President Obama's plans to lead America out of recession rest in part on a task bigger than a moon shot and the Manhattan Project put together. His goal, which past presidents have spent more than $100 billion chasing with limited success, is to replace imported oil and other fossil fuels with a "clean-energy economy" powered by the wind, the sun and biofuels. The stakes are high. If Obama succeeds, he could spark a domestic jobs boom and lead an international fight against climate change.
OPINION
January 19, 2009
Re "Spreading the atheist word," Jan. 12 There are many understandings, gained by those enlightened, of the nature of a universal intelligence that some call "God." Dawkins gets to choose, and limit his attack to the least defensible concept: a wise person, sort of like us, who lives in Heaven. He is correct; there's probably no God like that. William Vietinghoff Thousand Oaks
OPINION
January 19, 2009
Re "A smarter stimulus," editorial, Jan. 15 I certainly agree with your point: "We need to equip students ... for the next industrial revolution." Yet on your front page is an item about USC quarterback Mark Sanchez and his multimillion-dollar future. Where are the front-page headlines about student-athletes' accomplishments, or our high school and college students' scholastic achievements? Has The Times, along with the rest of the media, reduced itself to making role models of wealthy-to-be athletes at the expense of promoting academics as a worthy goal of our youth?
ENTERTAINMENT
November 2, 2008
It's always disappointing to read the architectural reviews in The Times because your reviewers don't seem to understand the bigger picture of Los Angeles ["No Time for Fancy Work -- Let's Get Local" by Christopher Hawthorne, Oct. 26]. After the Industrial Revolution, people moved to L.A. because they did not want Chicago, San Francisco or New York. They invented a new city, which is still what we are today. We are just experiencing growing pains. We now cannot have a big backyard for everybody, so L.A. will continue its "quick evolution."
ENTERTAINMENT
July 3, 2007 | Mark Swed, Times Staff Writer
Ten bucks here will buy you a chilled summer street treat of mushy pea sorbet with candied bacon and mint syrup. Then it's off to the opera for some bubble-gum Buddhist Busby Berkeley acrobatics. Second-city, easily overlooked, clearly insecure Manchester has just entered the festival racket. It's unlikely that this city will ever have the tourist appeal of such summer festival faves as Edinburgh, Salzburg or Aix-en-Provence.
OPINION
December 18, 2006
Re "Yangtze dolphin extinct, experts say," Dec. 14 Who is China trying to fool? It remains among the biggest polluters on the planet. In 2005, China was responsible for two of the largest major environmental disasters when separate chemical plant explosions pumped 100 tons of carcinogenic benzene and other toxic compounds into two major waterways, the Songhua and the Yangtze rivers. In pure Mao fashion, the Chinese government delayed alerting 360 million people affected by the spill for 10 days while it figured out what to do. Are we really to believe the quote from the Chinese scientist concerning the extinction of the 20-million-year-old dolphin species: "It did not appear that pollution was a culprit"?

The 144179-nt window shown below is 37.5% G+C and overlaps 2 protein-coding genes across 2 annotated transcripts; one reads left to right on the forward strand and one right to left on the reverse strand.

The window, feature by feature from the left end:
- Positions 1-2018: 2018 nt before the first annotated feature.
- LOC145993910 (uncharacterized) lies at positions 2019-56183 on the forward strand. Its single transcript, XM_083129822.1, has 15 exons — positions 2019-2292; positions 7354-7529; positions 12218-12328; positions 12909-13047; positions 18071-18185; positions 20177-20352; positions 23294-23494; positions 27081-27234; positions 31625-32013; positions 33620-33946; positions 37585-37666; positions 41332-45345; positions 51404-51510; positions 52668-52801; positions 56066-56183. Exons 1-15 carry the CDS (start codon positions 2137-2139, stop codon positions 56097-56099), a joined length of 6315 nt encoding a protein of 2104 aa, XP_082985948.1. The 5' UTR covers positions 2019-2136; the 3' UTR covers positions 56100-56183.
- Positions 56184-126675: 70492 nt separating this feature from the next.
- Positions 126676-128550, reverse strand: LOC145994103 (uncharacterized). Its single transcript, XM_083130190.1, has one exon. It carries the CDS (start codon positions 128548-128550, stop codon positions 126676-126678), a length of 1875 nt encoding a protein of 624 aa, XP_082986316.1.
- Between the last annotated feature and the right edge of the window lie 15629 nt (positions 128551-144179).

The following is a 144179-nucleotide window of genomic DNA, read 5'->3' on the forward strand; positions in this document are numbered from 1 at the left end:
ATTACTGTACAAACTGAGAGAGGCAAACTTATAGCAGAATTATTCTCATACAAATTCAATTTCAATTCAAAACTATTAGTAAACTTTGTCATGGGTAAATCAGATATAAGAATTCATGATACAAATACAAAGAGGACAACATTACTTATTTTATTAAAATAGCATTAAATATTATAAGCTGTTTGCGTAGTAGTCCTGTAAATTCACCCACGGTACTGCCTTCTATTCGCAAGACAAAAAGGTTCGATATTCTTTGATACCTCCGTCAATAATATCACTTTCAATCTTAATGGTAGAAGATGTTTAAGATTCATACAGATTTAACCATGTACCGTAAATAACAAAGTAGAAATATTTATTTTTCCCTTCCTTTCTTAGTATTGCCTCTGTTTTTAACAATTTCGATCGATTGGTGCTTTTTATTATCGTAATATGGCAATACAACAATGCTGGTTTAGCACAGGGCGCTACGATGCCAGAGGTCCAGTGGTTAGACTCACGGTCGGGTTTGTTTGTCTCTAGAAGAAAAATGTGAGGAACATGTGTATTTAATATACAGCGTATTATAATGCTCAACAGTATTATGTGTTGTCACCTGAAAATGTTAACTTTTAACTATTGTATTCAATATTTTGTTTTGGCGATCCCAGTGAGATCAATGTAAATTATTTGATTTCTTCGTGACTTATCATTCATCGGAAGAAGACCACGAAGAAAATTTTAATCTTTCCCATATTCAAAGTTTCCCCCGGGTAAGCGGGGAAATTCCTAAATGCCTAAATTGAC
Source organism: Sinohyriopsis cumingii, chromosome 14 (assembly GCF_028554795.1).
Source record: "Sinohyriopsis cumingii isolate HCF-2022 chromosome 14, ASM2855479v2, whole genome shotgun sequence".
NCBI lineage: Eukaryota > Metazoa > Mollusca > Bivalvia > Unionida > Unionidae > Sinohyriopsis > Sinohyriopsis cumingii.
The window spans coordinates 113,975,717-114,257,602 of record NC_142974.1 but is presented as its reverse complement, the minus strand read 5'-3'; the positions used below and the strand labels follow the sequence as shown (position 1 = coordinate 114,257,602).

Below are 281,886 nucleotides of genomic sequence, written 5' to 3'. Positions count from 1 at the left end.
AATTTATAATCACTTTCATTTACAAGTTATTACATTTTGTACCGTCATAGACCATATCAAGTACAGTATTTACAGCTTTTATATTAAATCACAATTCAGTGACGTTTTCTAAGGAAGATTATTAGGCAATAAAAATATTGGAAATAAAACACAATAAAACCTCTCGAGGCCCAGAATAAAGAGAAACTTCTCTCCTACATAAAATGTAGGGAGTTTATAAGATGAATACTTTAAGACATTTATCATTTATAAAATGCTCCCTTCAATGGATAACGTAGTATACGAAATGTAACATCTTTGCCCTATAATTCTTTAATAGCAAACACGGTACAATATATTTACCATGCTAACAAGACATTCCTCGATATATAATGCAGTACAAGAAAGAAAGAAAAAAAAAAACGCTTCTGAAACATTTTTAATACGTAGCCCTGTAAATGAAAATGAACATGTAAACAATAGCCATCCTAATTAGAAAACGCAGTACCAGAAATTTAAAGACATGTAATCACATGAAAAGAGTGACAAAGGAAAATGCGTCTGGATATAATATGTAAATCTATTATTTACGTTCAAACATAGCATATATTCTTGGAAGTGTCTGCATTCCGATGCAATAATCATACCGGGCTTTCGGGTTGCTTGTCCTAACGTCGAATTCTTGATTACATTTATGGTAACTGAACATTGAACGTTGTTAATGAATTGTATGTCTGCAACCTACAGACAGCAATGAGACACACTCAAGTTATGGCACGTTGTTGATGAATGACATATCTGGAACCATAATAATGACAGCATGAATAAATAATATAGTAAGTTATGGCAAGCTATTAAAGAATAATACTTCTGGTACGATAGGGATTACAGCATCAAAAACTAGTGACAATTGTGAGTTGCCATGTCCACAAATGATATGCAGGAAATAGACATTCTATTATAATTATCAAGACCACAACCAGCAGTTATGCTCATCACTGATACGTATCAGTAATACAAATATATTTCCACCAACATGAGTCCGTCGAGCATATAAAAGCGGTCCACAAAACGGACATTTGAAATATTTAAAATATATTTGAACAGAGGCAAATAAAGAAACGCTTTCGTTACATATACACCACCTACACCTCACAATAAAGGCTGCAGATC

BUSINESS
July 21, 2002
During the management tour of the unnamed shipping facility, industry consultant Frank Hanley "chuckled and shook his head" when at 11:30 a.m., the "noisy, outsized and frenetic" work scene ceased for lunch. According to "Making Waves on the Waterfront" [June 30], he "couldn't have asked for a better demonstration of the union's power." What's with the chuckle and the shaking of the head? What is he implying here? Is he opposed to these union members taking a lunch hour? Are they supposed to wait until "work slows down" before they have a meal?
OPINION
October 29, 2006 | Max Boot, Max Boot, a senior fellow at the Council on Foreign Relations and a weekly columnist for The Times, is the author of "War Made New: Technology, Warfare, and the Course of History, 1500 to Today." mboot@latimescolumnists.com
GREAT POWERS cease to be great for many reasons. In addition to the causes frequently debated -- economics, culture, disease, geography -- there is an overarching trend. Over the last 500 years, the fate of nations has been increasingly tied to their success, or lack thereof, in harnessing revolutions in military affairs.
FOOD
March 22, 2006
RE Amy Scattergood's "Simplicity: Let it Rule" [March 15]: Back in the day, say the 14th through 19th centuries, written recipes generally were "one-liners." It was assumed anyone reading a cookbook knew how to cook and could flesh out the few broad brushstrokes of a recipe. If one cook's version varied from another's, that was the culinary equivalent of a personal thumbprint. As with today's cookbooks, that the recipe was written in the first place implied its author's thumbprint was better than yours or mine.